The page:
Interview: Karmen Blake


(This interview appeared before on 23rd Sept. 2006 on the PuneRuby blog).

Today we talk to Karmen Blake, a Ruby/Rails teacher at Spokane Community College.

Satish Talim>> Hello Karmen and welcome. Could you tell us something about yourself – your background; where you are based…?

Karmen Blake>> I teach in Spokane, WA at Spokane Community College. I went to Eastern Washington University right out of high school. I have a bachelors in Computer Science and Education (quite a combination, eh) and a masters in Technology Education with an emphasis in distance learning. After graduation I worked for a school district as a technology coordinator doing everything under the sun: training, web development, networking, and tech support. I was there for two years before moving on to the community college. Since being at the community college I have had the privilege to teach many exciting things such as XHTML, JavaScript, Cascading Style Sheets, PHP, Java, JEE Web Tier, XML, MySQL, Ruby and Rails. For the last six years I have worked with many wonderful companies in town on short term contracts over summer break. I take that experience back to the classrooms. It is a win-win for the students and I.

Satish Talim>> Given the choices out there, why did you select Ruby?

Karmen Blake>> It is not that I sat down and did an ‘eeny, meeny, miny, mow’ and was stuck with Ruby. After years of priding myself on using PHP/MySQL and JSP/Servlets, I thought what else would I need for web development. Even though PHP and JSPs have their quirks, I worked through them and was proud of the things I could do with what I had in those platforms. The day I started reading the ‘pickaxe’ everything changed.

Satish Talim>> How did you learn Ruby and when?

Karmen Blake>> I was headed to a conference March of ‘04 in a plane ride from Seattle, WA to Orlando, Fl and just a few days before this, I received my copy of the ‘pickaxe’. Great timing for me to crack open this book and dive into Ruby on this plane trip. I started reading and was immediately impressed. I was so impressed I could not put the book down. I had read most of it by the time I got to Orlando. On the way back from the conference I re-read a majority of the book and skimmed parts I missed earlier.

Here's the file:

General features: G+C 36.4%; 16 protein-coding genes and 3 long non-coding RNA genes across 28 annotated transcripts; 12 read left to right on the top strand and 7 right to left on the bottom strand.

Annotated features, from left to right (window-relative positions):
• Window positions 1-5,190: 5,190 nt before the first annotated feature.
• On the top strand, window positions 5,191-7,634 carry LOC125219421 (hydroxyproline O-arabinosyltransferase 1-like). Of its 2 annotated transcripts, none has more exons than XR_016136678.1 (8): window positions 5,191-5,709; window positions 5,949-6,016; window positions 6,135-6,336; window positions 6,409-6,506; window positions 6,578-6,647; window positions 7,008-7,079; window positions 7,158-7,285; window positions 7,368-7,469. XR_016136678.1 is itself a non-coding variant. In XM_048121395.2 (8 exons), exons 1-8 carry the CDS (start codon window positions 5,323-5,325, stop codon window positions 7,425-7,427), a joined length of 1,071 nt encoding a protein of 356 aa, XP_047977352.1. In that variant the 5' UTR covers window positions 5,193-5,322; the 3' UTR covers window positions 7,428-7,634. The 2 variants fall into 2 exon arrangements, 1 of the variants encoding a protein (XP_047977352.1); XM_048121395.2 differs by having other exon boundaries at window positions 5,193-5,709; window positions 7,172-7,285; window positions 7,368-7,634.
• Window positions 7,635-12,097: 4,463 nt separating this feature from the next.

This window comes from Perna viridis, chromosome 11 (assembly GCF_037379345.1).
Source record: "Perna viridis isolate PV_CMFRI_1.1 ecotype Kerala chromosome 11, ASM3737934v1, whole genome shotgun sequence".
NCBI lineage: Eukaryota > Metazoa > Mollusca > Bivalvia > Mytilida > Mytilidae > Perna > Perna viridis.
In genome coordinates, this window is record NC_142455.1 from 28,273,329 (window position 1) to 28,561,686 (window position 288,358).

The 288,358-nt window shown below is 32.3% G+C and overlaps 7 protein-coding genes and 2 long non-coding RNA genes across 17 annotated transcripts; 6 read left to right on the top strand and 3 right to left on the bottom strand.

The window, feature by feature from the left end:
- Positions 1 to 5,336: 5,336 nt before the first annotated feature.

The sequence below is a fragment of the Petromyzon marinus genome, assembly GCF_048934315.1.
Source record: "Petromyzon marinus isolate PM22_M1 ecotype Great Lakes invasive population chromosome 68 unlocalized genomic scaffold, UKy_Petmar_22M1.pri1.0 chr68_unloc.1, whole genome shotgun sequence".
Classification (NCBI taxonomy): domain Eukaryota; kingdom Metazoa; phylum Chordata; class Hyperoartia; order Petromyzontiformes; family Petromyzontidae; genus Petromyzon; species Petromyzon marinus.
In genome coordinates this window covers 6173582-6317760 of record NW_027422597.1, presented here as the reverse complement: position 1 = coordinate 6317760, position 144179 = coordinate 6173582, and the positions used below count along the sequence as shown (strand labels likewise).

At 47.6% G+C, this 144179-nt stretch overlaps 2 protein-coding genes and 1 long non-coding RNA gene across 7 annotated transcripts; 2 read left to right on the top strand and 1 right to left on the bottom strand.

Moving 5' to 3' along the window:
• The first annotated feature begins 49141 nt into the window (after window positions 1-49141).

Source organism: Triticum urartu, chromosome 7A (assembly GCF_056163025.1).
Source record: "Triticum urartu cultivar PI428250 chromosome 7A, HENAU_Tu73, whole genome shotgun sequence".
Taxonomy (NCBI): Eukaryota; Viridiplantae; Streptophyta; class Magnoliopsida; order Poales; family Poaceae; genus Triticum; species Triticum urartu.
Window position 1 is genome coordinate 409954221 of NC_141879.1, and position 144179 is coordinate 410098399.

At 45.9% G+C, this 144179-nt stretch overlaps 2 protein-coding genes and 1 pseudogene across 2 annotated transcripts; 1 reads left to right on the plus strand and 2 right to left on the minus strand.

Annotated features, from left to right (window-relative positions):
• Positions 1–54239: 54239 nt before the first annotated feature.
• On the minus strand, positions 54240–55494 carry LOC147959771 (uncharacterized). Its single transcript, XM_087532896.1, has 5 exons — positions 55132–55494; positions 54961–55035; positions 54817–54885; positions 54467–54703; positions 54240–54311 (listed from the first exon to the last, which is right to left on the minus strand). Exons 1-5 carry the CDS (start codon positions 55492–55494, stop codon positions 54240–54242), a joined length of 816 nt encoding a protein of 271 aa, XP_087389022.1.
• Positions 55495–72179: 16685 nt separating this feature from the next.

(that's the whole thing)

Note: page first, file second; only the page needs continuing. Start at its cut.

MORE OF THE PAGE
Satish Talim>> Which features of Ruby do you like the most?

Karmen Blake>> As a teacher and having taught many different languages I compare Ruby to these languages that I knew. In particular I compare Ruby to Java. I taught a 3 quarter sequence in Java and so any language I learn I use Java as a litmus test. I love that in Ruby things are by default intuitive and natural (I know this sounds a little vague but for those who have used Ruby you know what I’m talking about). It just feels good. I love dynamically typed variables, everything is an object, attr_* family for classes, meta-programming and DSLs, iterators, and ruby library in general (I’m constantly amazed how I’ll find methods for exactly what I need).

Satish Talim>> Do you think Ruby has the potential to be a mainstream programming language?

Karmen Blake>> Will Ruby be a mainstream language? I don’t know. I believe it has the potential to be a mainstream language. My gauge for ‘gone mainstream’ is if it is adopted by computer science departments. Computer science departments in general are slow adopters of languages and don’t switch unless a language is either mainstream or has been mainstream. Fortunately I teach at a community college where I get to move quicker in relation to the industry. I make many curriculum changes every year to keep up. Most teachers think I’m crazy for keeping up with technology but I think it is exciting! Who would want to teach the same thing year after year after year for 25-30 years? Not me! As a result, the 3 quarter sequence that I used to teach in Java – Drum roll, please – I use Ruby now. More recently I’ve added another class to the mix so I teach a total of 3 Ruby classes and a Rails class. That is now 4 classes that involve Ruby. How cool is that?!!

Satish Talim>> What applications, utilities have you developed in Ruby and what platform are you running these applications on?

Karmen Blake>> I use my instructor website as my Rails sandbox. I try new things on it first. Starting this last summer and currently I am consulting using Rails. I’m pushing Rails into places where Java/JEE used to reside. As a result I have had to do some integration work using Ruby, Java, and XML. In my consulting work I use a Mac and at the college I use Ubuntu. Last year I presented Ruby and Rails at the Course Technology Conference and it went over well. I’m trying to do my part in education to push Ruby and Rails to a mostly .NET and PHP crowd.

Satish Talim>> Anything else you would like to share with us?

Karmen Blake>> Thanks for giving me this opportunity to share and inspire others.

Satish Talim>> Thanks Karmen for sharing your views with our members.

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